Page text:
Tag: first words

Why I tell parents to point at things to help late talkers to speak

Most kids gesture before they talk.  For example, they: point at things they want parents to look at; shake their heads to say “no”; and tilt their hands to their mouth to tell us they want a drink. When assessing...

/ 7 September 2015

Late talkers: how I choose which words to work on first

Choosing words to teach* late talkers is hard – for both parents and speech pathologists!  But there’s some great research out there to guide decision-making, if you know where to look. As a Hanen-certified speech pathologist, I’ve just completed a...

/ 20 July 2015

FAQ: which action words should I teach my toddler, and how?

2016 research update alert: for more up-to-date information, click here. When kids get to around two, we expect them to start combining words into short phrases and sentences. Problem is, many of us parents tend to spend most of our...

/ 15 October 2014

Speech pathology homework doesn’t have to be boring

Atop a foothill of Mt Warrenheip, a mere 8km from my childhood home in Ballarat, sits Kryal Castle. Behold its magnificence! Built in the 1970s by one Keith Ryall, the castle features a moat, a maze, stocks, an armory, mock-hangings, performing lions, jousting...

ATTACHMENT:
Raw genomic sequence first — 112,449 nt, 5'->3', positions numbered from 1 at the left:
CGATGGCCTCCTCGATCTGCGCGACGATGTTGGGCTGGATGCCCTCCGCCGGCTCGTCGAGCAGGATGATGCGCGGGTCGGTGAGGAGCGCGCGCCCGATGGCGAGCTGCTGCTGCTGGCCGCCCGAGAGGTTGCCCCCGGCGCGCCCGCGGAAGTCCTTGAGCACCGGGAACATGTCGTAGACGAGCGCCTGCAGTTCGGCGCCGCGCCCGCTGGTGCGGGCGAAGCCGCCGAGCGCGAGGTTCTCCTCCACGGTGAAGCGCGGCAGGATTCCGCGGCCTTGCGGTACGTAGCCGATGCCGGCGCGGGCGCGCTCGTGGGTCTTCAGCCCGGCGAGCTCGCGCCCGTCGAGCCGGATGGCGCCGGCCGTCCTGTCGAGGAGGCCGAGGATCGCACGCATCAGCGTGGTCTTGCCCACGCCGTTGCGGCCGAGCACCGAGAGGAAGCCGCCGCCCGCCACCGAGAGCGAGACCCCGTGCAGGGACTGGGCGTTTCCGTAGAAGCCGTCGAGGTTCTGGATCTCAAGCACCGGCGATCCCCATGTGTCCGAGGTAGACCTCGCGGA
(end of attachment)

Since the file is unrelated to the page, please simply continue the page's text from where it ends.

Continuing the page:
/ 17 June 2014

Do kids learn how to string sentences together by listening to baby talk?

No. “Where’s the dolly? Here’s the dolly. You see the dolly, don’t you? Dolly smiling. Pretty dolly. “ Reading those words, you can almost hear the typical parent’s voice in your head: high-pitched, exaggerated intonation, slower than normal speech, and...

/ 10 March 2014

Helping toddlers with their first words – mix it up and make them useful (the words, not the toddlers)!

A couple of years ago, in a trendy Inner West cafe, I spied a Very Committed Dad sitting across from his terribly young daughter.  They could barely see each other over the small mountain of branded flashcards in the middle...

/ 17 February 2014